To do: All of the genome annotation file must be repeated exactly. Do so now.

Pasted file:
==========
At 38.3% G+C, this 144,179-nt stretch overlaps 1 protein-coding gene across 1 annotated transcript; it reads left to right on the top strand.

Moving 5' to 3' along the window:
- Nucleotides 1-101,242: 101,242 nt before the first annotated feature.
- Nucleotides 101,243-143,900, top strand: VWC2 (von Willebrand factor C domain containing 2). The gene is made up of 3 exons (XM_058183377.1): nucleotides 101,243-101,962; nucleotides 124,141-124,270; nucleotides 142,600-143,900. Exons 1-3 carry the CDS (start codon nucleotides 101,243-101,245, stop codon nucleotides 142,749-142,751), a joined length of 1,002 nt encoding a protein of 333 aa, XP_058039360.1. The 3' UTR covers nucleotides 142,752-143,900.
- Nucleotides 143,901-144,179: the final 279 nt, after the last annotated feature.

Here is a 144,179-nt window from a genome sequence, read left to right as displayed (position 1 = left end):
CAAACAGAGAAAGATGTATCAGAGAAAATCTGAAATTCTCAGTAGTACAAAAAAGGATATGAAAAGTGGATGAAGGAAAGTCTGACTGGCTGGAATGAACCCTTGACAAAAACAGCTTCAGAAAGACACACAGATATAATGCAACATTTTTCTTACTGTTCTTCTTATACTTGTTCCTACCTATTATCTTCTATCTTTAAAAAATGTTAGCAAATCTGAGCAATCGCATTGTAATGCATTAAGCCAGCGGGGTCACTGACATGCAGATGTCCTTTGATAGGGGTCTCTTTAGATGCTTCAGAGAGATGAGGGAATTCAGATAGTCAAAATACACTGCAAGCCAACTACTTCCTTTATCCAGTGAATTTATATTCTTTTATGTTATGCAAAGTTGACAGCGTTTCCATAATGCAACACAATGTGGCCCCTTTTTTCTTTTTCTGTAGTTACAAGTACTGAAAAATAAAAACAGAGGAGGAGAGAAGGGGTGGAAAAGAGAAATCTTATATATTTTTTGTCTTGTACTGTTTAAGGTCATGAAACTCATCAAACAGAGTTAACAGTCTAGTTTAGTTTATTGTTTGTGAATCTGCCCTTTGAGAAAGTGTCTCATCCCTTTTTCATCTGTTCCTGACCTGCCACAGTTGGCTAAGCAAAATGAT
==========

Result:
At 38.3% G+C, this 144,179-nt stretch overlaps 1 protein-coding gene across 1 annotated transcript; it reads left to right on the top strand.

Moving 5' to 3' along the window:
- Nucleotides 1-101,242: 101,242 nt before the first annotated feature.
- Nucleotides 101,243-143,900, top strand: VWC2 (von Willebrand factor C domain containing 2). The gene is made up of 3 exons (XM_058183377.1): nucleotides 101,243-101,962; nucleotides 124,141-124,270; nucleotides 142,600-143,900. Exons 1-3 carry the CDS (start codon nucleotides 101,243-101,245, stop codon nucleotides 142,749-142,751), a joined length of 1,002 nt encoding a protein of 333 aa, XP_058039360.1. The 3' UTR covers nucleotides 142,752-143,900.
- Nucleotides 143,901-144,179: the final 279 nt, after the last annotated feature.

Here is a 144,179-nt window from a genome sequence, read left to right as displayed (position 1 = left end):
CAAACAGAGAAAGATGTATCAGAGAAAATCTGAAATTCTCAGTAGTACAAAAAAGGATATGAAAAGTGGATGAAGGAAAGTCTGACTGGCTGGAATGAACCCTTGACAAAAACAGCTTCAGAAAGACACACAGATATAATGCAACATTTTTCTTACTGTTCTTCTTATACTTGTTCCTACCTATTATCTTCTATCTTTAAAAAATGTTAGCAAATCTGAGCAATCGCATTGTAATGCATTAAGCCAGCGGGGTCACTGACATGCAGATGTCCTTTGATAGGGGTCTCTTTAGATGCTTCAGAGAGATGAGGGAATTCAGATAGTCAAAATACACTGCAAGCCAACTACTTCCTTTATCCAGTGAATTTATATTCTTTTATGTTATGCAAAGTTGACAGCGTTTCCATAATGCAACACAATGTGGCCCCTTTTTTCTTTTTCTGTAGTTACAAGTACTGAAAAATAAAAACAGAGGAGGAGAGAAGGGGTGGAAAAGAGAAATCTTATATATTTTTTGTCTTGTACTGTTTAAGGTCATGAAACTCATCAAACAGAGTTAACAGTCTAGTTTAGTTTATTGTTTGTGAATCTGCCCTTTGAGAAAGTGTCTCATCCCTTTTTCATCTGTTCCTGACCTGCCACAGTTGGCTAAGCAAAATGAT